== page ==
Operational Risk Management Framework

Risk Definitions and Categories

Most Financial Institutions distinguish the following risk categories:


1. Credit risk
2. Legal risk
3. Market risk
4. Operational risk
5. Political risk

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Operational risk is the risk of direct or indirect loss resulting from inadequate or failed internal processes, people and systems or from external events. It includes the risk of reputational loss which is an indirect or 2nd order effect of operational risk.
Sometimes operational risk overlaps with the other risks. Rogue trading (e.g. Barings Singapore) is for example a risk generally monitored by market risk managers, but categorised under operational risk, given the fact that such a loss is primarily caused not by market factors but by operational failures. Other examples of overlapping are credit losses due to failures in the legal processing of collateral, insurance losses due to exposures unknown/not-reported, etc.
‘Sometimes operational risk overlaps with the other risks’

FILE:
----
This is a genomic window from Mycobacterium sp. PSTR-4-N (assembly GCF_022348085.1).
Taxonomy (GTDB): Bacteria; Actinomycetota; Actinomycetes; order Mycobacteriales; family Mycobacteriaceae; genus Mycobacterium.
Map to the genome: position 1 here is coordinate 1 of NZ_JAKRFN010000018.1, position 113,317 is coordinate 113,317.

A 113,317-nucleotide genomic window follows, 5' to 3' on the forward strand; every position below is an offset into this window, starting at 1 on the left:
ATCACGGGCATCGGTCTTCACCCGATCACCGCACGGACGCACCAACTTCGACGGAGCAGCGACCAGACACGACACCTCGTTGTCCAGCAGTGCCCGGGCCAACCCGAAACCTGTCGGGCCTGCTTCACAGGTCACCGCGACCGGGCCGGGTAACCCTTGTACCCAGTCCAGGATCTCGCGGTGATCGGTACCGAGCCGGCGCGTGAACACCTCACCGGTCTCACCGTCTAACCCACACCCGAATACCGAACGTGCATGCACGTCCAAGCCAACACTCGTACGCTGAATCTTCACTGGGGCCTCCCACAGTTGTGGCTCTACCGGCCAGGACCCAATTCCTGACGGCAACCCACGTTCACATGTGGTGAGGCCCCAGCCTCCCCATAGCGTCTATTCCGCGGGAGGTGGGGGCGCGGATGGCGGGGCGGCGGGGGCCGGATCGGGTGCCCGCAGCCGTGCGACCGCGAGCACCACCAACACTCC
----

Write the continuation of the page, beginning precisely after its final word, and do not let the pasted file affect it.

‘Operational risk’ is an umbrella-category for a number of sub-operational risks, among which the following are distinguished;

1. Processing failure
2. Control failure
3. Unauthorised activities
4. Internal criminal activities
5. External criminal activities
6. Information security failure
7. Employment practices & workplace safety
8. Clients, products, business malpractice
9. Business disruption
10. System failure

Each of these risks has a related function, responsible for the management process and oversight of that risk. The risk categories ‘Criminal activities’ (e.g. fraud) and ‘Business disruption’ are for example the responsibility of the Security function. The risk category ‘Clients, products, business malpractice’ is the responsibility of the Legal & Compliance function. The risk category ‘Control failure’ is the responsibility of the Risk Management functions and the Finance function. The risk category ‘Information security’ failure is the responsibility of the Corporate IT/Information Security and Information Risk Management functions. etc. The internal and external audit functions retain a status apart from all of these functions in that it provides an independent watch over the well-functioning of any and all of the aforementioned processes.